Stone Sapphire Ltd. (“Stone”) was a supplier of international goods to Transglobal Communications Ltd. (“Transglobal”), a local distributor to retailers. Stone was owed in excess of $2,000,000 for unpaid invoices from Transglobal and brought an action to recover this amount. Stone obtained judgment. Over $1,500,000 was paid into court so that the judgment enforcement would be temporarily stayed.

HSBC was Transglobal’s banker. HSBC had obtained and perfected a security interest in all the present and after acquired personal property of Transglobal, and also held Bank Act security. HSBC disputed Stone’s entitlement to the funds paid into court, and argued Stone was at best a judgment creditor (and not a secured creditor) and therefore subordinate to HSBC’s security.

Stone argued the monies paid into court were free from the security interest of the bank on several grounds. First, it argued the monies were paid “in the ordinary course of business”. This falls generally under an exception in the Personal Property Security Act (“PPSA”) which allows for goods to be dealt with in the ordinary course free from security interests. This exception allows trade and commerce to flow without requiring purchasers to review the Personal Property Registry before every purchase. Stone’s argument centred on the theory that if the monies had been paid when invoiced they would have not been subject to HSBC’s security – the fact that the monies were eventually paid involuntarily, it was argued, should not make any difference.

Stone’s second major argument was based in common law license theory. This theory was recently described by the Supreme Court as follows: 1

[L]icence theory holds that a bank’s security interest in a debtor’s inventory, though it be fixed and specific, is subject nevertheless to a licence in the debtor to deal with that inventory in the ordinary course of business. Consequently, says the theory, the bank’s claim to the inventory must give way to any debts incurred in the ordinary course of business.

The Court first determined that Stone had no property interest in the funds paid into court. HSBC’s security therefore was prima facie determinative of the parties rights, as the money at the time it was paid in could only have been part of the present or after-acquired personal property of Transglobal. Unless Stone could prove exceptional entitlement to the funds, it would rank subordinate as an unsecured judgment creditor.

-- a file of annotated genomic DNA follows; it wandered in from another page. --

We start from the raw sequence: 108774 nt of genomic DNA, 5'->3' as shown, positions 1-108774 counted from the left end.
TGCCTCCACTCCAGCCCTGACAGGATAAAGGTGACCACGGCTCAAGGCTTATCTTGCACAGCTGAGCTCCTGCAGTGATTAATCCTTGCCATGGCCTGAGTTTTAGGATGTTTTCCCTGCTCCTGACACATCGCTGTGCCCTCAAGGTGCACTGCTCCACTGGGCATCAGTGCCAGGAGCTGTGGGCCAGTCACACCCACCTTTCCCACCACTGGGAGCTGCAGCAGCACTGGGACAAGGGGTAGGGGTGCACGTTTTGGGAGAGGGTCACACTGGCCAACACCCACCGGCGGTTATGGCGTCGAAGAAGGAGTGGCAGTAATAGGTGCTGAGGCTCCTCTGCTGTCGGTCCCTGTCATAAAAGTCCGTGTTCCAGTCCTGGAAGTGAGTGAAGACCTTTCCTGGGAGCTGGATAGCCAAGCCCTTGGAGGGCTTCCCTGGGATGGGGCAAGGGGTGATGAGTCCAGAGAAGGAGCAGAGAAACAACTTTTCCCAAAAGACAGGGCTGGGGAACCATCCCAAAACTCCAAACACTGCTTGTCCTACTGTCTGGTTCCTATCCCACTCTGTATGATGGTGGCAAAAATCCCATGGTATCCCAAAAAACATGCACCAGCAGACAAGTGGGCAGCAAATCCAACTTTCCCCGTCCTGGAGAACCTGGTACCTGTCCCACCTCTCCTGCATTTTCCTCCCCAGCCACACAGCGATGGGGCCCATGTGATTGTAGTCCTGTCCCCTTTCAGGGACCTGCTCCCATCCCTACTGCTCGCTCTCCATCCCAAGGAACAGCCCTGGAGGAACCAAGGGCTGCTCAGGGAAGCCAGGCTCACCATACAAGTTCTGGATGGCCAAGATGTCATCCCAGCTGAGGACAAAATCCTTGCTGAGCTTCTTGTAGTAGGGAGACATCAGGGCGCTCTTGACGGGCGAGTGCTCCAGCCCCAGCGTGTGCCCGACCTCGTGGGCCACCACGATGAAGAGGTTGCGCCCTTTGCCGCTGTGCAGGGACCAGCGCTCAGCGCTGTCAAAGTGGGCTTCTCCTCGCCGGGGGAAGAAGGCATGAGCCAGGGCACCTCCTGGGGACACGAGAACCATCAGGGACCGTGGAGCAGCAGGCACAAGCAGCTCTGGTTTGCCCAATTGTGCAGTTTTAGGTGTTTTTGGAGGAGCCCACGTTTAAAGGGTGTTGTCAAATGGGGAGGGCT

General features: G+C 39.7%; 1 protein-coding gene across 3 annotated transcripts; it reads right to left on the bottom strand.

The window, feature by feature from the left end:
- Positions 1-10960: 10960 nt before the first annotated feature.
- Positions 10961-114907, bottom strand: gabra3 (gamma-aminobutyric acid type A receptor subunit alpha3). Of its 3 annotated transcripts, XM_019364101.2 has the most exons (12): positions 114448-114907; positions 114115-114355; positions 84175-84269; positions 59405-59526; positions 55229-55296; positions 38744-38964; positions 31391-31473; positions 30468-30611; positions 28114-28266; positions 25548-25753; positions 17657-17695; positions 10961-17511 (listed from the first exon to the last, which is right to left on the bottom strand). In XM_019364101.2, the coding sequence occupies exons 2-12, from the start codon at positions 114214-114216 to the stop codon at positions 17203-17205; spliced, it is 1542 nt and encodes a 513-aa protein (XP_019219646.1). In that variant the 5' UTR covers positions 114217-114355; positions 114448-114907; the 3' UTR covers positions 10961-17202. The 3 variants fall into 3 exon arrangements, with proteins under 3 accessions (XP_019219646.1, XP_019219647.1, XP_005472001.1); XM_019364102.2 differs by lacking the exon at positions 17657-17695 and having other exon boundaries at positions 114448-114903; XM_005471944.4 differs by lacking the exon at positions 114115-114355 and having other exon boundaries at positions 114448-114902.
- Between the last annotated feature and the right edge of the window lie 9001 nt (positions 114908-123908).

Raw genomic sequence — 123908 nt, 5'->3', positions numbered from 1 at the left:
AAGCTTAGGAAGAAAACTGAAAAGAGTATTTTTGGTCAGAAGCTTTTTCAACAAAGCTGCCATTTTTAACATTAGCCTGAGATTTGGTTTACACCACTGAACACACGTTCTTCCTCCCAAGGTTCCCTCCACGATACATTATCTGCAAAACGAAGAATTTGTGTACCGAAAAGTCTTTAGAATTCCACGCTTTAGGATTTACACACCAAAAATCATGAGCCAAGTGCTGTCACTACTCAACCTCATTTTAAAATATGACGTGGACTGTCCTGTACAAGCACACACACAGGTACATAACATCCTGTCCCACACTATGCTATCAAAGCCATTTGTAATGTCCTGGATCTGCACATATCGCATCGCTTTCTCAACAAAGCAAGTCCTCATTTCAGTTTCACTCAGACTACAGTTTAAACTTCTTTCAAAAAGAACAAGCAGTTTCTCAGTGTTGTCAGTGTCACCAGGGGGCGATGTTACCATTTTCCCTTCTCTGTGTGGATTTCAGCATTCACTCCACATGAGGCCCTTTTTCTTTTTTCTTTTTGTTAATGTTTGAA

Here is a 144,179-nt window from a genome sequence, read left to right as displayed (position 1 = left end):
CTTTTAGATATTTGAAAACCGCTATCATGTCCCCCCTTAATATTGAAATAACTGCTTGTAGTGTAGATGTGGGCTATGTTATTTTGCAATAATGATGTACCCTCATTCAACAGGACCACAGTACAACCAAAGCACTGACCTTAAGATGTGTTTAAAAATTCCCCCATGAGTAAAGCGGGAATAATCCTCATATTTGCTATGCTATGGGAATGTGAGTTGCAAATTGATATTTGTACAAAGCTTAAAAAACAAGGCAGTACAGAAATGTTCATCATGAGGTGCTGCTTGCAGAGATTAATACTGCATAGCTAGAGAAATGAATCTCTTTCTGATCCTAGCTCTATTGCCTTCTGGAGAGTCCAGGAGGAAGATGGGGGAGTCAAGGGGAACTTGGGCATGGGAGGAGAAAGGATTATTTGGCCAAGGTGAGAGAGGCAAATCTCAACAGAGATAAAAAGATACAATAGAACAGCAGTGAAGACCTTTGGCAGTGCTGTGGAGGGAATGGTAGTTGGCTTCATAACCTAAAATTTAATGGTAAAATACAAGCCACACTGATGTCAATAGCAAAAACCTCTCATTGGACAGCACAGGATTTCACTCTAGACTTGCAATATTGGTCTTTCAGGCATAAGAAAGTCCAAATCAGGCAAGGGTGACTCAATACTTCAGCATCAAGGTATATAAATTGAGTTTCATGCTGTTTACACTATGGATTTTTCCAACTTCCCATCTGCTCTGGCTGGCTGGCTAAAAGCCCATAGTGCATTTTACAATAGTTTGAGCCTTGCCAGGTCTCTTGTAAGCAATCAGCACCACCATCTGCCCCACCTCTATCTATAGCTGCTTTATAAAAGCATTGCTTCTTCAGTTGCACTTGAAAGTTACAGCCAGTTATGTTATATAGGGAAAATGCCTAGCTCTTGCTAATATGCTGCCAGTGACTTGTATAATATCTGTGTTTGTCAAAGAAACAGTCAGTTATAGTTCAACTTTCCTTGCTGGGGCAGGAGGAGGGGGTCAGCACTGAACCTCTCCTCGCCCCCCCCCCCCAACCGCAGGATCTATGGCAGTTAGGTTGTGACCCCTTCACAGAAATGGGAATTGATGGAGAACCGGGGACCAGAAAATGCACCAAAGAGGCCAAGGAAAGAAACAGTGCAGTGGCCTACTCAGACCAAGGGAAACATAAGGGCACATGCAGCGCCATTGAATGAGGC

Considering the “ordinary course of business” argument, the Court reviewed the jurisprudence and favoured the general test that the transaction “must fall into place as part of the undistinguished common flow of business carried on, calling for no remark and arising out of no special or peculiar situation”. As the payment of monies into court by Transglobal was an excessive amount, was made in peculiar circumstances, and was an isolated event, the Court found it was not sufficiently within the ordinary course of business such that it could prevail over HSBC’s security.

HSBC argued, in regard to the common law license theory, that this exception has been subsumed by the PPSA, which effectively grants rights to sell collateral free of security interests without an implied license being necessary. The Court declined to decide if this was correct, instead applying the common law license theory to the facts.

The Supreme Court has stated that the license theory operates by creating a “defeasible interest; but the event of defeasance is the actual sale of the inventory and the actual application of the proceeds against an obligation to a third party”.2 Three factors were gleaned from the reasons of the Supreme Court:

1. The source of the payment must be proceeds from a sale of inventory.

2. The recipient of the payment must be a third party.

3. The object of the payment must be in “satisfaction of obligations that are immediately incidental to an actual sale of the inventory”.

The reasons for rejection by the Court of the license theory were that the source of the monies paid in was largely unknown, and would only partly be proceeds from the sale of inventory, and that the payment in was not made to Stone as a third party. The Court concluded in light of Stone’s lack of defensible position, that the monies paid in to stay the enforcement of its judgment were subject to the security of HSBC, despite having been “earmarked” for Stone when paid into Court.